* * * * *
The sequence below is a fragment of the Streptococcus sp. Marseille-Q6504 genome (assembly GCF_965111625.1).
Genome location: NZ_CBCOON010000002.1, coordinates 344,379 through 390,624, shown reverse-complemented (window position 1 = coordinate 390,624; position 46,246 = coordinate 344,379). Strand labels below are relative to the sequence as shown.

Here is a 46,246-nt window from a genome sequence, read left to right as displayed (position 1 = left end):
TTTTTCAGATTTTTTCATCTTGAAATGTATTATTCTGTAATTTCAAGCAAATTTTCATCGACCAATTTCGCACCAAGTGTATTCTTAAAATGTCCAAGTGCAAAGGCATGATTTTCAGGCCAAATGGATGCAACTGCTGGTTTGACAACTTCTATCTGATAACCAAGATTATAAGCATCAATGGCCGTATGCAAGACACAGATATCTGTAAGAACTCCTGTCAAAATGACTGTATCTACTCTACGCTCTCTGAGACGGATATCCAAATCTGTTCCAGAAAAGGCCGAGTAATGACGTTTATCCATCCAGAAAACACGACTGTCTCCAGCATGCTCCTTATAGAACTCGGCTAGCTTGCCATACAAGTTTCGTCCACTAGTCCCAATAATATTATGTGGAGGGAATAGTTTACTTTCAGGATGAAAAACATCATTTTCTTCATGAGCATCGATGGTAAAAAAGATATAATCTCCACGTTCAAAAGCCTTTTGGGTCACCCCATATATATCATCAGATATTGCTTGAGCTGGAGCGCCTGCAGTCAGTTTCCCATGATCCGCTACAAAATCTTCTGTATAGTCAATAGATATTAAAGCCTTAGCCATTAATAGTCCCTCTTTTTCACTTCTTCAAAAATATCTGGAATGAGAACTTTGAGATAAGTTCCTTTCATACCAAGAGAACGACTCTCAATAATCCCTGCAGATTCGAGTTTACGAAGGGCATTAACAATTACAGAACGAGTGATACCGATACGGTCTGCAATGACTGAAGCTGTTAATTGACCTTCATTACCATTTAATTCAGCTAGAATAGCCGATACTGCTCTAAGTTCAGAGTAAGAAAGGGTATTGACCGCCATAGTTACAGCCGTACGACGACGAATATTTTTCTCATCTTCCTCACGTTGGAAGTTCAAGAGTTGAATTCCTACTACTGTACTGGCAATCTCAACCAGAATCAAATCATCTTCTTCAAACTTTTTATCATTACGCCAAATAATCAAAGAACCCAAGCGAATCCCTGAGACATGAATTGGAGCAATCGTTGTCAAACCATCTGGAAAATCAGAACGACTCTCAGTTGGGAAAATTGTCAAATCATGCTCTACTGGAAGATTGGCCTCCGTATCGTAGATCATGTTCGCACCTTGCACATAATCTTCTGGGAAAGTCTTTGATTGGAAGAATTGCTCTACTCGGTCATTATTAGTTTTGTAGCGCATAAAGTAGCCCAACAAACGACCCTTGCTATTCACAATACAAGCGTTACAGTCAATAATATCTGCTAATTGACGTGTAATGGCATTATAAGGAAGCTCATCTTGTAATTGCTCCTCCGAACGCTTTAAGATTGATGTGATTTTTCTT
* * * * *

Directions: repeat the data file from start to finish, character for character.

The sequence below is a fragment of the Streptococcus sp. Marseille-Q6504 genome (assembly GCF_965111625.1).
Genome location: NZ_CBCOON010000002.1, coordinates 344,379 through 390,624, shown reverse-complemented (window position 1 = coordinate 390,624; position 46,246 = coordinate 344,379). Strand labels below are relative to the sequence as shown.

Here is a 46,246-nt window from a genome sequence, read left to right as displayed (position 1 = left end):
TTTTTCAGATTTTTTCATCTTGAAATGTATTATTCTGTAATTTCAAGCAAATTTTCATCGACCAATTTCGCACCAAGTGTATTCTTAAAATGTCCAAGTGCAAAGGCATGATTTTCAGGCCAAATGGATGCAACTGCTGGTTTGACAACTTCTATCTGATAACCAAGATTATAAGCATCAATGGCCGTATGCAAGACACAGATATCTGTAAGAACTCCTGTCAAAATGACTGTATCTACTCTACGCTCTCTGAGACGGATATCCAAATCTGTTCCAGAAAAGGCCGAGTAATGACGTTTATCCATCCAGAAAACACGACTGTCTCCAGCATGCTCCTTATAGAACTCGGCTAGCTTGCCATACAAGTTTCGTCCACTAGTCCCAATAATATTATGTGGAGGGAATAGTTTACTTTCAGGATGAAAAACATCATTTTCTTCATGAGCATCGATGGTAAAAAAGATATAATCTCCACGTTCAAAAGCCTTTTGGGTCACCCCATATATATCATCAGATATTGCTTGAGCTGGAGCGCCTGCAGTCAGTTTCCCATGATCCGCTACAAAATCTTCTGTATAGTCAATAGATATTAAAGCCTTAGCCATTAATAGTCCCTCTTTTTCACTTCTTCAAAAATATCTGGAATGAGAACTTTGAGATAAGTTCCTTTCATACCAAGAGAACGACTCTCAATAATCCCTGCAGATTCGAGTTTACGAAGGGCATTAACAATTACAGAACGAGTGATACCGATACGGTCTGCAATGACTGAAGCTGTTAATTGACCTTCATTACCATTTAATTCAGCTAGAATAGCCGATACTGCTCTAAGTTCAGAGTAAGAAAGGGTATTGACCGCCATAGTTACAGCCGTACGACGACGAATATTTTTCTCATCTTCCTCACGTTGGAAGTTCAAGAGTTGAATTCCTACTACTGTACTGGCAATCTCAACCAGAATCAAATCATCTTCTTCAAACTTTTTATCATTACGCCAAATAATCAAAGAACCCAAGCGAATCCCTGAGACATGAATTGGAGCAATCGTTGTCAAACCATCTGGAAAATCAGAACGACTCTCAGTTGGGAAAATTGTCAAATCATGCTCTACTGGAAGATTGGCCTCCGTATCGTAGATCATGTTCGCACCTTGCACATAATCTTCTGGGAAAGTCTTTGATTGGAAGAATTGCTCTACTCGGTCATTATTAGTTTTGTAGCGCATAAAGTAGCCCAACAAACGACCCTTGCTATTCACAATACAAGCGTTACAGTCAATAATATCTGCTAATTGACGTGTAATGGCATTATAAGGAAGCTCATCTTGTAATTGCTCCTCCGAACGCTTTAAGATTGATGTGATTTTTCTT